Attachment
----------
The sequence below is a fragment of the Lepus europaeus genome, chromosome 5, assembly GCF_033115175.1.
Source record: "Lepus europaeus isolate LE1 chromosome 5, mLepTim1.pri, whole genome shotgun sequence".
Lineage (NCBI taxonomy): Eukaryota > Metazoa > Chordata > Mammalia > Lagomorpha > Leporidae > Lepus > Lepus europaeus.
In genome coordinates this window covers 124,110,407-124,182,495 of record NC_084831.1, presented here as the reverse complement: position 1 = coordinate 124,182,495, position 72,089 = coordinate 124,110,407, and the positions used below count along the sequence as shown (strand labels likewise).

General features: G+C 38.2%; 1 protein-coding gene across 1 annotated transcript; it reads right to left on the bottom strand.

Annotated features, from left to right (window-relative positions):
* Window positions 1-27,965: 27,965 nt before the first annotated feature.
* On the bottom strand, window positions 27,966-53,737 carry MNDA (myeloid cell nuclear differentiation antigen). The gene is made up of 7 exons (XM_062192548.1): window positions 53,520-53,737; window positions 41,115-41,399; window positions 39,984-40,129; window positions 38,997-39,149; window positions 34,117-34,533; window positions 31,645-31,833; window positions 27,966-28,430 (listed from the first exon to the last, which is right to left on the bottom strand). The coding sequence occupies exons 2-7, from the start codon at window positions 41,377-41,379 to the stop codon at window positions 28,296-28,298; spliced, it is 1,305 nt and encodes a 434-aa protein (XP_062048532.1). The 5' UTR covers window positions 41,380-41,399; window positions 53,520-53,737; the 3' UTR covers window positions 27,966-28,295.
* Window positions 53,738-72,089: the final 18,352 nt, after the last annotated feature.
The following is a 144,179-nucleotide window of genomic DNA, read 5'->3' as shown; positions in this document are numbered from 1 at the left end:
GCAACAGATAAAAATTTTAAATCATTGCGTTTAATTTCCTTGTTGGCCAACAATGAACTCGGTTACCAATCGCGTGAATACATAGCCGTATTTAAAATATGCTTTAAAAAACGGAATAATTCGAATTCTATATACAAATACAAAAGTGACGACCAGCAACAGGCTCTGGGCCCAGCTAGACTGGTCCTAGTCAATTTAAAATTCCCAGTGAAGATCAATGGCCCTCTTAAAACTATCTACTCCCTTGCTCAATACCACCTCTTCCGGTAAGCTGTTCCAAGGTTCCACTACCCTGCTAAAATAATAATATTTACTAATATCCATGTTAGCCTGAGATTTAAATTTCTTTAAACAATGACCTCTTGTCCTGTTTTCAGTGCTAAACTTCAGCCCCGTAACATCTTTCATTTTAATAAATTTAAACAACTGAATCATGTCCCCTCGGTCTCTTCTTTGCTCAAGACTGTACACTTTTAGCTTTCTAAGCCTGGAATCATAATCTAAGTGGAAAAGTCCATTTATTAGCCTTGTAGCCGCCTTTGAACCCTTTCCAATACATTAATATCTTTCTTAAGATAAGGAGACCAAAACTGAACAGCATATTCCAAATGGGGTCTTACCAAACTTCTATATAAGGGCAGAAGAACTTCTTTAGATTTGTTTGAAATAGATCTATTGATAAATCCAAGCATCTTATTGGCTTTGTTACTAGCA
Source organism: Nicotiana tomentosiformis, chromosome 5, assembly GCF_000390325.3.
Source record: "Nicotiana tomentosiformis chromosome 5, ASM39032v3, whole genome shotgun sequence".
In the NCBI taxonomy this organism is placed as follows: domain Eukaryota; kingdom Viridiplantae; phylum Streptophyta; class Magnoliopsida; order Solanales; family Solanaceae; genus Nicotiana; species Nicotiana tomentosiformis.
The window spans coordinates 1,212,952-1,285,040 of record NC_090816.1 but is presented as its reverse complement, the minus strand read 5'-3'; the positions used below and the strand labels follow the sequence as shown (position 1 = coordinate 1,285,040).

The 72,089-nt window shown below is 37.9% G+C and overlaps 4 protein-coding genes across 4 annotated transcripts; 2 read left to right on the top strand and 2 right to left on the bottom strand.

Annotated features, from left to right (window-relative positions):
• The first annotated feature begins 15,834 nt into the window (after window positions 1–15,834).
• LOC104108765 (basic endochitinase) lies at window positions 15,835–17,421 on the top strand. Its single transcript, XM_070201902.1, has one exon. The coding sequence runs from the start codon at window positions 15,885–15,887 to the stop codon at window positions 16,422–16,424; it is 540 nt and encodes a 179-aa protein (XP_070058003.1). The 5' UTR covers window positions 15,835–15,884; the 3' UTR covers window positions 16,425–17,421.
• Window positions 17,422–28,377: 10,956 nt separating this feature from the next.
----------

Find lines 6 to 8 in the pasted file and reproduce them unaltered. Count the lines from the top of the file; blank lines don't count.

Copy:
Annotated features, from left to right (window-relative positions):
* Window positions 1-27,965: 27,965 nt before the first annotated feature.
* On the bottom strand, window positions 27,966-53,737 carry MNDA (myeloid cell nuclear differentiation antigen). The gene is made up of 7 exons (XM_062192548.1): window positions 53,520-53,737; window positions 41,115-41,399; window positions 39,984-40,129; window positions 38,997-39,149; window positions 34,117-34,533; window positions 31,645-31,833; window positions 27,966-28,430 (listed from the first exon to the last, which is right to left on the bottom strand). The coding sequence occupies exons 2-7, from the start codon at window positions 41,377-41,379 to the stop codon at window positions 28,296-28,298; spliced, it is 1,305 nt and encodes a 434-aa protein (XP_062048532.1). The 5' UTR covers window positions 41,380-41,399; window positions 53,520-53,737; the 3' UTR covers window positions 27,966-28,295.